Let's Try This Out

By: Anthony Fongaro

For the most part, when consumers make a major purchase, they’ll try it out first. Are you thinking about buying or renting a new place to live? You’ll first look at the images online and go there in person. At the house, you’ll check out the layout in person, see what the state of the landscaping is, and make sure this is the house for you. Are the appliances or other aspects of this potential buy outdated and you’ll have to spend thousands to renovate it. That could be a major deal-breaker. You’ll also check out all the rooms in the house, including the garage. One or a few things you’ll bring with you to this house is a car. 

Cars are one of the biggest purchases that people make. Traditionally, there’s been a process of buying a new or used car similar to purchasing a house. You find what you want, go to the dealership, spend many hours of your life with a sales consultant, and decide if you’ll take the car or walk away. There are always fundamental flaws with the buying process of a vehicle: not having information, not trying all the features, and the entire test-driving shenanigans. On a series I’m doing for Cheers and Gears, I take a look at vehicles at face-value and see how they perform on regular roads. How should you look at a vehicle before buying it? 

Before I begin, I want to talk about businesses such as Carvana that let you buy a car and if you don’t like it after a few days, you can return it. Good in theory, annoying in the process. The reason I say that is because you already have to purchase the car before trying it out. The problem with this is that you may be looking at a used car, and no two used cars are the same. Similar to this, there are some cars you need to buy before testing, such as high-performance cars. Although this makes sense so people don’t just joyride a Honda Civic Type-R, make sure you know what you’re getting into. Now that I said my piece on that, let’s actually take a look at the buying process and what you should do when looking at the car at a dealership.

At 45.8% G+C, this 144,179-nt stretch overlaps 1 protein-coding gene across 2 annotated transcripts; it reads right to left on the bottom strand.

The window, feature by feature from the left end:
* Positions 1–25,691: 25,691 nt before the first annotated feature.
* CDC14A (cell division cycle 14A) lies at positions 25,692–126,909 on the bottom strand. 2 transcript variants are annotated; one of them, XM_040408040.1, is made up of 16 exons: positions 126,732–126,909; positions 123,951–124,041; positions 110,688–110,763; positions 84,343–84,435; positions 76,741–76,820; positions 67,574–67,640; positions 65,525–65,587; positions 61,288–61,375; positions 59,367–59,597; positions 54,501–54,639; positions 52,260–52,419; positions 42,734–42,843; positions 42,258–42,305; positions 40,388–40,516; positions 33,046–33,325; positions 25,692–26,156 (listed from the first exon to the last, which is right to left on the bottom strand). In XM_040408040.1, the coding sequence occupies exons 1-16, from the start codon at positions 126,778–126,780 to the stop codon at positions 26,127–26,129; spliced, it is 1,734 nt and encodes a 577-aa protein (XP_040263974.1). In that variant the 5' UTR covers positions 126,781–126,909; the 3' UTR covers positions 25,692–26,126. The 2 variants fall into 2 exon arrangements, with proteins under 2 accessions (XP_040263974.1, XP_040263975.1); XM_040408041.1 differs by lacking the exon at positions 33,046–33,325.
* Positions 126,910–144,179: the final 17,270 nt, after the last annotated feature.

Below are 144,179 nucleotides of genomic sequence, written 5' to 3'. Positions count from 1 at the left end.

First and foremost, look at the car! Pictures never do justice. Automotive reports such as CarFax and Autocheck only go so far about damage to a vehicle and seeing a car in person reveals all the scratches and dents. If the car is far away, I understand the animosity of this and if the vehicle is too far, it may not be worth it. Yes, if you have the funds, you can fly to the vehicle if it’s absolutely the car you want. If the car is 10-30 miles away? Go for a little drive to where it is. Of course, phone the dealership first to make sure the car is there. You don’t want to have driven over an hour just to find out the car that you want has already been sold. If you can bring a companion or even better, someone that knows about cars or mechanical components, bring them around and buy them lunch for helping you out.